The Commonwealth of Pennsylvania has been at the forefront of developing programs and initiatives that work to meet the support and service needs of individuals with complex needs. This issue of Positive Approaches features a sample of cross-office efforts that enable individuals to succeed in their everyday lives. This issue will focus on ways that Pennsylvania has endeavored to better understand and meet the needs of people with complex needs including children with medical complexities and/or behavioral health needs. We offer an overview of cross office capacity building efforts supported in part by the Money Follows the Person (MFP) funds. Finally, this issue will provide overviews of peer support services as a viable support model and of PA Care Partnership philosophy of System of Care (SOC) as a foundation to build behavioral health supports and services for children, youth, young adults, and their families. These efforts here in Pennsylvania are worthy of highlighting as we strive to get better at supporting individuals with intellectual disability and/or autism (ID/A) and individuals with mental health conditions in Pennsylvania.

This issue of Positive Approaches Journal is in digital form, available for viewing online or for downloading. To print a copy of the PDF, online journal, or a specific article, you will find these options within your left navigation bar on any Positive Approaches Journal page. A new window will open with your selected document. In your browser, you may click the Print button in the top left corner of the page or use the Print capability within your browser.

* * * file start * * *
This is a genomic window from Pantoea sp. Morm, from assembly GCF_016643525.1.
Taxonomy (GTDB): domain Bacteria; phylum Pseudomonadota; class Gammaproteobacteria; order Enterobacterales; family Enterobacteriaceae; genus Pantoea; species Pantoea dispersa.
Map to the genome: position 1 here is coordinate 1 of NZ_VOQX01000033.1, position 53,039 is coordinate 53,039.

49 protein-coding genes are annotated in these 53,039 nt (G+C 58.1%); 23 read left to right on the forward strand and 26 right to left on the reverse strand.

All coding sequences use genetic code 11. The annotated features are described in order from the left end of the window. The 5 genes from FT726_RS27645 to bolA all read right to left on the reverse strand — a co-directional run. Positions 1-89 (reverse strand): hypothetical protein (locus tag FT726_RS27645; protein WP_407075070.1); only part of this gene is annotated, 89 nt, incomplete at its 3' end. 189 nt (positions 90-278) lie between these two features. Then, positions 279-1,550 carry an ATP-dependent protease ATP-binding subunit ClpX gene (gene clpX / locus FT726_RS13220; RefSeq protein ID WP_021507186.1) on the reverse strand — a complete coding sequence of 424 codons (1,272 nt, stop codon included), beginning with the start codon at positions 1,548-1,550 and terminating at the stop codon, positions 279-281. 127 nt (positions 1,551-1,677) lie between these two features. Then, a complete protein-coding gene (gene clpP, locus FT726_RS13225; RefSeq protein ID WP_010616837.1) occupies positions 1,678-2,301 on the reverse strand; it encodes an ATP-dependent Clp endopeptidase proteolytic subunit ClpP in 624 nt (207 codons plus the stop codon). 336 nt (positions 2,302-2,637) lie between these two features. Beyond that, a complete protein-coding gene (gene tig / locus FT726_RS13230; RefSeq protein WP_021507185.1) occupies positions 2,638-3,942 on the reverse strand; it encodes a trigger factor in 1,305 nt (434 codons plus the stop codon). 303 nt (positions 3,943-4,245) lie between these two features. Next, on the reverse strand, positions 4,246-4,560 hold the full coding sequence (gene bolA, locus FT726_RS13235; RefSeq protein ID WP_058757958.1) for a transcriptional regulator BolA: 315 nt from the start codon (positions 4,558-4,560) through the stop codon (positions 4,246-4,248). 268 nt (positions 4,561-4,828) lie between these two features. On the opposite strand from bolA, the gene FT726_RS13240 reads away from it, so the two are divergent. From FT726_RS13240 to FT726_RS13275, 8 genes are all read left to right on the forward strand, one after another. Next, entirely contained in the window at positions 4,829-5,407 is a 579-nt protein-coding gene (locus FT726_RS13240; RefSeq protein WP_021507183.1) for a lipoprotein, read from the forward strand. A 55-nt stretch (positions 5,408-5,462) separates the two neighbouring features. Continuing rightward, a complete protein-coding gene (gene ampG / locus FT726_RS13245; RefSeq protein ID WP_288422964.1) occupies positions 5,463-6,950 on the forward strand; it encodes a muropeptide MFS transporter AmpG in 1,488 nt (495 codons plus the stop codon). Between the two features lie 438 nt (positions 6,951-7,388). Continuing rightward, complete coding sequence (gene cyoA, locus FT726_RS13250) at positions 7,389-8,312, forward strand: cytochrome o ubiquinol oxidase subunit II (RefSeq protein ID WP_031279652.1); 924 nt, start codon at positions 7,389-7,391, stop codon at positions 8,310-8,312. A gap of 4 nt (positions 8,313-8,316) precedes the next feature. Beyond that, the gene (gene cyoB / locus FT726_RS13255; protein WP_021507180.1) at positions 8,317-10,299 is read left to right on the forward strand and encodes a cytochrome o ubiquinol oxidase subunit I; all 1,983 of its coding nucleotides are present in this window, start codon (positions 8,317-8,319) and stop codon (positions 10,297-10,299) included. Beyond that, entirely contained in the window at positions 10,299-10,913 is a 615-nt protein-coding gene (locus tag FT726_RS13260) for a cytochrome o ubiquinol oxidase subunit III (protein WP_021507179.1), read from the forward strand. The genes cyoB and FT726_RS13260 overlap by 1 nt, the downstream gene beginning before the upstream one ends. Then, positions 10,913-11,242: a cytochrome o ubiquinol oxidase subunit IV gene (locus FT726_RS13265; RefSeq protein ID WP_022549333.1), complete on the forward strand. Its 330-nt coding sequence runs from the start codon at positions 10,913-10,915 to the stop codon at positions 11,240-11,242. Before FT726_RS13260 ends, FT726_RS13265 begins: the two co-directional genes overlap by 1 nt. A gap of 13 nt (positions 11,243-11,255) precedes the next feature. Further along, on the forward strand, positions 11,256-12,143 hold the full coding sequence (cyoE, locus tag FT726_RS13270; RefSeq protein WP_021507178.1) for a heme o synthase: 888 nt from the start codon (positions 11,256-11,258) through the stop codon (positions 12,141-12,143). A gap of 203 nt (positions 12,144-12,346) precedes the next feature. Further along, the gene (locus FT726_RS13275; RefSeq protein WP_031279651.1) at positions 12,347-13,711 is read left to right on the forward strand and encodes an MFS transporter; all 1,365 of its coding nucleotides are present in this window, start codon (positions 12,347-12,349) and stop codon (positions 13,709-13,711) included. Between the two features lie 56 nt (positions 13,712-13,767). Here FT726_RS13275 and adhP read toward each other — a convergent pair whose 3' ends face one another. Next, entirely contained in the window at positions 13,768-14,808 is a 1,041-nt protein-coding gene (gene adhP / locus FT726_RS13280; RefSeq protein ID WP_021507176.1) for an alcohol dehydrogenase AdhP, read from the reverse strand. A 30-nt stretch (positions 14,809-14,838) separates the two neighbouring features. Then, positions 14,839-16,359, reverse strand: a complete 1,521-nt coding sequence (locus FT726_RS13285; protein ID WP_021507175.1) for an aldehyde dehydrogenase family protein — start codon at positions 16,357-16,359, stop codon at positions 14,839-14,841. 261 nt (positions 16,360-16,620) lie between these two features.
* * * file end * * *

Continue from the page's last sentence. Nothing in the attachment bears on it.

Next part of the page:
Please submit feedback regarding your experience with the Positive Approaches Journal on MyODP by clicking the image below within this email or by clicking on the feedback image on MyODP within your left navigation bar on any Positive Approaches Journal page.

Dual Diagnosis Professional Conference Series:
Trauma Informed Care — Overview and Practical Applications

The Department of Human Services’ Office of Developmental Programs (ODP) and the Office of Mental Health and Substance Abuse Services (OMHSAS) are pleased to announce the Dual Diagnosis Professional Conference Series, which offers presentations focused on supporting individuals with intellectual disabilities and autism (IDA) and mental health needs. The selected presenters share their expertise on best and promising practices as well as provide general knowledge. Session topics, which focus on increasing capacity to serve individuals with dual diagnosis in the community, are chosen based on identified needs and with input from the field of professional stakeholders.

  • Invited audience of all professional stakeholders, including direct and clinical supporters for individuals with IDA are encouraged to attend.
  • Registration is required and is without charge to attendees.
  • Three (3) hours of training credit and a certificate of achievement is provided.

Please see the flyer for additional information, including registration information.

If you have questions or concerns regarding registration for this event, please email PA Training.